ANNAPOLIS — Frederick County’s local governments will see a slight increase in state funding in 2017 if Gov. Larry Hogan’s budget is approved by the General Assembly.

State funding for local governments increased by 3.3 percent in the governor’s budget proposal, with a 1.8 percent increase slated for Frederick County.

The primary increases include funding for K-12 education aid, transportation and community colleges, according to the budget plan that Hogan’s office released Wednesday.

The county could see an additional $2 million, about a 1 percent increase, in state aid for primary and secondary education, along with a 1 percent increase, about $2.6 million, toward education pension payments.

Frederick Community College would receive a $1 million increase in state aid under the spending plan.

School funding

The governor’s capital spending plan includes $15.4 million for school construction projects in Frederick County in fiscal 2017, with about $41 million planned for future years.

The largest projects include continued construction funding for Frederick High School and state funding for Sugarloaf and Butterfly Ridge elementary schools, planned for construction in Urbana and the Hillcrest neighborhood of Frederick, respectively.

Both schools are slated to receive $2 million of funding in fiscal 2017 through the Public School Construction Program, through which the state provides matching grants for school construction projects.

The capital budget includes $16 million in funding for Butterfly Ridge in future years, and $13 million for Sugarloaf in the future.

The Maryland School for the Deaf in Frederick will receive about $5.1 million for projects, starting in 2017, according to Hogan’s proposed capital spending plan. The Frederick campus will receive just over $2.7 million in fiscal 2017 for a water main replacement project. In future years, the capital spending plan includes expenses for a renovation of the Veditz Building in 2020 and in 2021, a portion of the funding needed for plans to construct new student residences, a satellite health center and central offices will be set aside.

Other schools that will receive funding through the program for construction or renovation projects include Urbana High School and the Emmitsburg, Hillcrest and Myersville elementary schools.

Statewide, $280 million will be allocated to school construction projects in 2017. A total of $1.28 billion is planned through 2021.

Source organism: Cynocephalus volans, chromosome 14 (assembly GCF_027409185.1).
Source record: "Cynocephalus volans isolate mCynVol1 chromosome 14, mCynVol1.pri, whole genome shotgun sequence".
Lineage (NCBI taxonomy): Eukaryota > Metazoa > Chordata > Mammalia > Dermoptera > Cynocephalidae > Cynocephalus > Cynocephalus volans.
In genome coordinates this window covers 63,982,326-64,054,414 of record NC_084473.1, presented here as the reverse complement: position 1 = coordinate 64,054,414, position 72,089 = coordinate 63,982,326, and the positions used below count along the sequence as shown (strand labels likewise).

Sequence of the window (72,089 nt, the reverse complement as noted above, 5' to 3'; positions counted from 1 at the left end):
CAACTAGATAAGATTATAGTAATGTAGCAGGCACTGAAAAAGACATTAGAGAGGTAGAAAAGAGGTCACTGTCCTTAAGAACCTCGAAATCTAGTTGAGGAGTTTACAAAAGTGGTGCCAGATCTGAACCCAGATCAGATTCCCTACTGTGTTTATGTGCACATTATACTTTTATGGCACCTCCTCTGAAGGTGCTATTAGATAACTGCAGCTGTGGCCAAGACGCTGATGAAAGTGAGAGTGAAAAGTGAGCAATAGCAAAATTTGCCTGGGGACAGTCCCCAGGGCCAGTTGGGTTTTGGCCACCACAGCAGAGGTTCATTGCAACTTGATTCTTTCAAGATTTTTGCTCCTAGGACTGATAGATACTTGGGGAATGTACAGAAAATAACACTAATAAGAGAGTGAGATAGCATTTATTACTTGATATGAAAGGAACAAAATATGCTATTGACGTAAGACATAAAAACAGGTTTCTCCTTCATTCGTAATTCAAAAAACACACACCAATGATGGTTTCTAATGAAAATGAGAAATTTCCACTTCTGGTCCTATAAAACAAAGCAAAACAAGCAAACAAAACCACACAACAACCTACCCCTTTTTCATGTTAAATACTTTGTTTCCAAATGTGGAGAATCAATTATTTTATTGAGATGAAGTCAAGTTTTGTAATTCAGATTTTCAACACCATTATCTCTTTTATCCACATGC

Other Frederick County capital projects

State funding of $1 million of a new Walkersville library, projected to cost about $6.7 million, was also included.

The county will receive just over $3 million from the Maryland Water Quality Revolving Loan Fund for the Little Hunting Creek stream restoration and a reforestation program.

Frederick Community College will get $2.2 million in grant funding for planning and construction costs relating to the renovation of the Monroe Center, with an additional $1.8 million in funding planned for future years.

Exactly $4 million was allocated for a water treatment plant at Cunningham Falls State Park, and $373,000 will be used in 2017 for planning upgrades to the wastewater treatment plant at the Victor Cullen Center, a juvenile detention facility in Sabillasville. Funding for the replacement costs, about $4.3 million, is planned in future years.

Middletown Memorial Park, which used to be known as Harp Field, will receive $45,000 in flexible grant funding for improvements. The Emmitsburg Community Pool will receive a similar grant of $217,000 for renovations.

Statewide, the largest portion of the capital budget, about $3.1 billion, is spent on transportation projects. Continued funding for the U.S. 15-Monocacy Boulevard interchange project and the I-270-Md. 85 interchange reconstruction, along with eight other road projects, is included in the transportation spending plan. The capital budget will also include $17 million to make improvements to the MARC commuter rail system, including along the Brunswick Line, which serves Frederick County.

Follow Danielle E. Gaines on Twitter: @danielleegaines.

Danielle E. Gaines covers politics and government in Frederick County, splitting her time between Winchester Hall and The State House. Having grown up in Illinois, she lived in New York and California before settling in Maryland.

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